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Why did AC Milan splash out on 20-year-old Rafael Leao?

Monday 5th August 2019
Rafael Leao is part of a new era at AC Milan.
Rafael Leao is part of a new era at AC Milan.

It isn’t unusual for European sides to throw cash around for young, raw talents. Doing so at the expense of the proven commodities sometimes raises questions. Milan not only lavished almost £32m on Rafael Leao, but Suso and Andre Silva could potentially depart, like Patrick Cutrone, to accommodate the 20-year-old. 

Gennaro Gattuso's Milan side wasn't attractive to watch. Bereft of fluidity and creativity, the Rossoneri epitomised dour, negative football. Even Jose Mourinho would be incensed. Pragmatic and effective at times, counter-productive in too many instances. Milan lacked momentum, there was no pressure on the ball. 

The Lombardy giants struggled to break the opposition down. Deprived of the sort of service he enjoyed in Turin, Gonzalo Higuain often cast a frustrated figure. The Argentinean endured a 10-game drought in the festive period before rushing off to Chelsea in January. The Milanese found the net only thrice in the same period. 
 
Krzysztof Piatek's arrival sharpened the blade. A natural goalscorer, he was clinical with every touch, flaunting an uncommon knack for being at the right place at the right time. The 24-year-old buried all kind of opportunities: headers, tap-ins, follow-ups, long-range volleys, set pieces with either foot. 

Piatek struck nine times for Gattuso’s team to add to 13 at Genoa. There were occasions, though, he struggled to reach his usual marauding best. He endured a six-game lean streak at the heat of the campaign between April and May. And on those off days, Milan seemingly didn't have a plan B. 

Cutrone showed early promise in 2017/18, hitting double figures as a teenager. His emergence forced big-money arrival Andre Silva out on loan. The Italian’s finishing and positional sense evoked memories of Filippo Inzaghi. Perhaps the signing of Higuain, then Piatek jaded his progress. Six goals weren't sufficient for the ambitious Rossoneri.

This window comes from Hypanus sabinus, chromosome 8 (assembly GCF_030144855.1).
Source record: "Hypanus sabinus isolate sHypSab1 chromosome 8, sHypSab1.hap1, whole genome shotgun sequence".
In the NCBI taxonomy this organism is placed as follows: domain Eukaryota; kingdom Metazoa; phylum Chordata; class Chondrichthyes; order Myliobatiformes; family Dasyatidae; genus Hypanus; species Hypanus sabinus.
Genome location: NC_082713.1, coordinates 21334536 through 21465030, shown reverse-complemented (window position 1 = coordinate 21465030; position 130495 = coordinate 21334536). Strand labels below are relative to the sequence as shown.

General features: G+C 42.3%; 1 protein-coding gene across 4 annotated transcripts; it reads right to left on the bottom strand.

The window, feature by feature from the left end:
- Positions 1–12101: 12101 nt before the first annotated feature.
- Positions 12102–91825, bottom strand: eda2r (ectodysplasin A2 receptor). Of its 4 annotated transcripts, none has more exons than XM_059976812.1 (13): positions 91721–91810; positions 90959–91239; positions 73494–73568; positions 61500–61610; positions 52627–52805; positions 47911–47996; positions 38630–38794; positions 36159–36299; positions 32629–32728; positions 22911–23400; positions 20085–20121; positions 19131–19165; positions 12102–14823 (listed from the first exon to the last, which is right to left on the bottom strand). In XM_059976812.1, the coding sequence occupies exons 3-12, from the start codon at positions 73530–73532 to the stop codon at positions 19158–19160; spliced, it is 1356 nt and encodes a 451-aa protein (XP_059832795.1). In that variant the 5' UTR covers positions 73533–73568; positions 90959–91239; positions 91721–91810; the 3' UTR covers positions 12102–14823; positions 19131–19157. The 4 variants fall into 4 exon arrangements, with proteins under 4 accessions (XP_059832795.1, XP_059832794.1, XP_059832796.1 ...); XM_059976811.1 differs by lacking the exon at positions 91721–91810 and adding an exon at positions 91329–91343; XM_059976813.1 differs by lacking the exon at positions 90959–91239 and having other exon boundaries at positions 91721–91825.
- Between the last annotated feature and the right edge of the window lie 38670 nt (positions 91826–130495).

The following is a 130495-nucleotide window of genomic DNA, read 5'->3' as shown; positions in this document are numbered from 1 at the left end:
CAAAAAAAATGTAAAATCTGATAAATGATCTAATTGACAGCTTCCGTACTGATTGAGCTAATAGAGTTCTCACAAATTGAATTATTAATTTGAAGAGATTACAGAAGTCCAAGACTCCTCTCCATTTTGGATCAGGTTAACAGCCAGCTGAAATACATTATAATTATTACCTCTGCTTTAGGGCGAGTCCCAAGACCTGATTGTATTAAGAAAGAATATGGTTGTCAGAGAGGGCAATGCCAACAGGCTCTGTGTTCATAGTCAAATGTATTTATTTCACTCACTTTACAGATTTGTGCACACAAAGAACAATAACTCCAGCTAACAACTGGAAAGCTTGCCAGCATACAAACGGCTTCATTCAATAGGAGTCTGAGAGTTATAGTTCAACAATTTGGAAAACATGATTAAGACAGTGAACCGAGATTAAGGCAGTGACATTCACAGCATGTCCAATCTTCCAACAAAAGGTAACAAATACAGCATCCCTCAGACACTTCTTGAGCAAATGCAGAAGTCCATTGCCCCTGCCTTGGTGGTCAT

Suso occasionally stepped up. He contributed four goals when the Poland international was on recess, 17 in total the entire campaign. Outrageously gifted, he was that one player who can take on defenders with confidence. Flaunting these traits consistently was another issue. His work rate let him down too...

A drastic overhaul was anticipated at Milan after failure to qualify for the Champions League. Gattuso made way for Marco Giampaolo. Several established stars were expected to follow. The Rossoneri had to balance their books to avoid FFP breaches. Being the club's most valued stars, Suso and Cutrone's names was brought forward. 

With the latter departed to Wolverhampton Wanderers, there's huge pressure on the Spaniard to follow suit. After all, he may not necessarily fit into his manager's 4-3-1-2 system. To do so, that would require him to play either as a trequartista or a second striker. Suso lacks the dynamics and versatility to play those roles, accustomed to, and limited to, the position as a right-winger. Enter Leao. 

Leao is perceived as Piatek's ideal partner. He won't be desperate to steal the spotlight away from the Pole – at Lille, the 20-year-old was satisfied on the rare while Nicolas Pepe took all the plaudits. That he managed eight strikes suggests he would be ready to starve himself of personal glory for Piatek and good of the team. 

He is much more flexible, fast and capable with the ball at his feet than Suso. Standing at 1.88m tall, Leao is also a notable presence in the air, as he won 1.2 aerial duels per game last season. His height is complemented by impressive pace and athleticism  

Leao is able to mix technical ability with strength and pace, no wonder he is christened the 'Portuguese Mbappe'.  He has the ability to run in behind and latch onto things. Four of his eight goals came off the back of breaking at pace and being set free by his attacking midfield teammates. 
 
Although a gamble, Milan could ultimately yield bountifully in the future. 

Today's football fixtures
Toby Prince

If the sport has 11-men on each side, a ball and lasts for 90 minutes then I'll write about it. Simply put, I'm an unrepentant soccer freak that other freaks will, however, call a geek. I do find time for music when not watching the beautiful game, though and have been known to produce the odd track. 


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